Despite Brexit, the UK is relatively appealing to international students in Europe
The third (and most recent) round of Navitas Agent Perception Research in March 2021 is the most comprehensive to date, capturing the views and opinions of nearly 900 agents in 73 countries around the world on the impact of COVID-19 on international education.
Despite Brexit, the UK still appears relatively appealing to international students in Europe, but Canada may prove to be a surprise alternative
For agents in Europe case counts are increasingly disconnected from study destination attractiveness
Agents in Europe rate the Canadian and UK government’s COVID-19 performance rather highly. With respect to Canada, 58% agree/strongly agree that the government’s handling of the pandemic has made it a more attractive study destination. The UK however, is not far behind with 54% agreeing or strongly agreeing.
Consistent with our recent analysis which shows that perceptions of a country’s handling of a pandemic is increasingly decoupled from case counts, Australia in particular fares poorly on this measure (only 31% agree/strongly agree). Despite similar responses to the pandemic, Australia lags behind New Zealand, possibly because New Zealand’s handling of the crisis was a memorable, early and consistent good news story that was covered in global media. Coverage of Melbourne’s record-breaking lockdown may also linger.
Fig 5.1: “Over the past two months, the way this country’s government has handled coronavirus has made it a more attractive study destination.”
It is as yet unclear how Brexit will change the international education landscape across Europe but Canada is waiting in the wings
While this seems like a positive story for the UK, it should be understood in the context of Brexit. The number of students from Europe studying in the UK will decline as a result of Brexit making study options less affordable and accessible for students from the European Union. UK universities are trying to retain their market share with measures to improve affordability, but this may not be sufficient to offset the loss of the buy-now-pay-later financial model previously available to students from the European Union.
The international education landscape will undoubtedly change as a result, prompting the agent community to explore and even pre-empt the next education trend, whether this is studying locally, taking up programs at international branch campuses, or considering study destinations further afield. The UK has always been number one with most other countries being a distant second but could this be about to change?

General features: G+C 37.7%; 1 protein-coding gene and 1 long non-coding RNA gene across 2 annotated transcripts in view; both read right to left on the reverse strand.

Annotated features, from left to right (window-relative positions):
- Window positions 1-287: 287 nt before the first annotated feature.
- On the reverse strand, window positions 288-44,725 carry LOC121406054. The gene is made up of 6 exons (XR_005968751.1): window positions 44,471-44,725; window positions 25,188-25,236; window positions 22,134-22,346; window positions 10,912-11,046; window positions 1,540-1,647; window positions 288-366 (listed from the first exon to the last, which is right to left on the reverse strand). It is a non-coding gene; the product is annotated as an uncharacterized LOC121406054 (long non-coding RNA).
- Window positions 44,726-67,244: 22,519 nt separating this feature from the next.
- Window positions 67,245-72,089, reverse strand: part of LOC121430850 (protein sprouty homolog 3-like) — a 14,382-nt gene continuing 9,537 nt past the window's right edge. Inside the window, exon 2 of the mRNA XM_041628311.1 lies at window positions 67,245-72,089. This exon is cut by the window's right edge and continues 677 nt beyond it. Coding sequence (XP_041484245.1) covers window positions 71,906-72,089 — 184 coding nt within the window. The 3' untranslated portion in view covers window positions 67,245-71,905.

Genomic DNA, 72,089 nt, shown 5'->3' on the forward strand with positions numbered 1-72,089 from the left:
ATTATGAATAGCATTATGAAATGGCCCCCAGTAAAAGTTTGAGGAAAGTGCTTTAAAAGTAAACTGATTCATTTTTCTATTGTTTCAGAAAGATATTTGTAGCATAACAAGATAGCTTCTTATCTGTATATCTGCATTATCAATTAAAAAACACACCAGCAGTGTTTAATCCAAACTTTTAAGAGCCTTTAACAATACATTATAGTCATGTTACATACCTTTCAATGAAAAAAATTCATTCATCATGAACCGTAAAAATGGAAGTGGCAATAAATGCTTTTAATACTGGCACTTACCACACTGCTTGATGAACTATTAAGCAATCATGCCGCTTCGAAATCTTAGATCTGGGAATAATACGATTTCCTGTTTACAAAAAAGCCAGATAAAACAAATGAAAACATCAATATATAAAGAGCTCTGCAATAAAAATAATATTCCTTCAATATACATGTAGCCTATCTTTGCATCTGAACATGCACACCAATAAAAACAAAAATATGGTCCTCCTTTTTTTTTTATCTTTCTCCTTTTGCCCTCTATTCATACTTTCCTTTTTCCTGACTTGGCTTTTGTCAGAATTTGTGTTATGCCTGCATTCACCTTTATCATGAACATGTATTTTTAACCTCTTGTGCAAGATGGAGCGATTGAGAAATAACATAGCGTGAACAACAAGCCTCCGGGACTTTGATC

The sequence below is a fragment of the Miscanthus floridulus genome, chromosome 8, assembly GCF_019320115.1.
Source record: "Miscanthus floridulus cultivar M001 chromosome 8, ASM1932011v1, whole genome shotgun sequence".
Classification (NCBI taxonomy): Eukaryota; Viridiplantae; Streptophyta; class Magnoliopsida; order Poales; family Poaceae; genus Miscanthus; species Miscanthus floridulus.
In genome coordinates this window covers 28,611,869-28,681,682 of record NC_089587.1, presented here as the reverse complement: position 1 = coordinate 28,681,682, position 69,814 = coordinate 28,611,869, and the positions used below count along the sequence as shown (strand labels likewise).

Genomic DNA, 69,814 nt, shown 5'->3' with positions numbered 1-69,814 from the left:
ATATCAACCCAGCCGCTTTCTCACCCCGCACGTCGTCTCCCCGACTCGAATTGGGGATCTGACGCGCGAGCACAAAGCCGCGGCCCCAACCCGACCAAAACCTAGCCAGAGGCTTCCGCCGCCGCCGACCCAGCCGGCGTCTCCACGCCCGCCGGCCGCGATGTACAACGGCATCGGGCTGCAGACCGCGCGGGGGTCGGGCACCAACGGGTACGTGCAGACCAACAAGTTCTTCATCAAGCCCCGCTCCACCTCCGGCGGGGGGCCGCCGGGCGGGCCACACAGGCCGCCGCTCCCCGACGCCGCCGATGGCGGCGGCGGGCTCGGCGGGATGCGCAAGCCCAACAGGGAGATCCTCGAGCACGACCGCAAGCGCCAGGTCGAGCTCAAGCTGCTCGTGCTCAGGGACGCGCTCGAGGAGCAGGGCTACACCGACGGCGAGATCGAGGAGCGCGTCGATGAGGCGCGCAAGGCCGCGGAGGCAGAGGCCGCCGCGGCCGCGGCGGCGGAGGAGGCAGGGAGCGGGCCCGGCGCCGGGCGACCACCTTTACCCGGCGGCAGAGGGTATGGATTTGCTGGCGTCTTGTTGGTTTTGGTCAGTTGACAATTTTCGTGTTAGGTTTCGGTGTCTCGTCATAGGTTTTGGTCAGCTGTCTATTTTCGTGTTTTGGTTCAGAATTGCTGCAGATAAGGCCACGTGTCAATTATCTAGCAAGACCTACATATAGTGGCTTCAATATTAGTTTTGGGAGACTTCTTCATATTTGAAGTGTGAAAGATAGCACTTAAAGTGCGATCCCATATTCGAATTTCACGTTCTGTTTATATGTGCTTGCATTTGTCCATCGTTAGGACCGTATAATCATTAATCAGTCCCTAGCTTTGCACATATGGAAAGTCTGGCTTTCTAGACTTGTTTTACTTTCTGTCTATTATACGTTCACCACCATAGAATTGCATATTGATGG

Our findings suggest that Canada could provide an alternative to the United Kingdom for students looking to study overseas at an English-speaking university. The strong score for Canada on the government’s handling is underpinned by very positive views on how ‘safe and stable’ and how ‘open and welcoming’ it is perceived to be by Europe-based agents. Canada scores 64% agree/strongly agree on both counts. Canada is seen to be as ‘safe and stable’ as New Zealand (62%) and more safe and stable than Australia (51%). Canada is also seen to be more open and welcoming than the United Kingdom (54%).
Fig 5.2: “Over the past two months, the reputation of this country safe and stable for international students has improved.”
Fig 5.3: “Over the past two months, the reputation of this country open and welcoming for international students has improved.”
Canada is not typically seen as the destination of choice for students from Europe but in the current climate, it is presenting itself as a somewhat surprising alternative to the UK, USA and Australia. This is most apparent in responses to the question on whether there has been more interest in various destinations. Almost 80% of agents in Europe agree/strongly agree that Canada has been attracting more interest of late. As discussed above, the UK’s premier position as a destination for Europe continues to be sustained despite Brexit, with 60% agree/strongly agree on this measure.
It is interesting to note that the Netherlands (74% agree/strongly agree) is not far behind Canada, while Germany (57%) is close behind the UK. By contrast, the United States, Australia, Singapore and New Zealand are all lagging much further behind.
“While we should not expect the UK to fall off the radar, there is no doubt that Brexit has changed the international education landscape in Europe. Offerings in Germany and the Netherlands are starting to come into play but Canada’s star is really rising. Canada is friendly and welcoming and has handled the pandemic well. To many it has the appeal of the US without the politics, and the cost of fees is not at all prohibitive.”
Omid Honari, Regional Sales Director EMEA
Fig 5.4: “Over the past two months, there has been more interest in this country as an education destination compared to other countries.”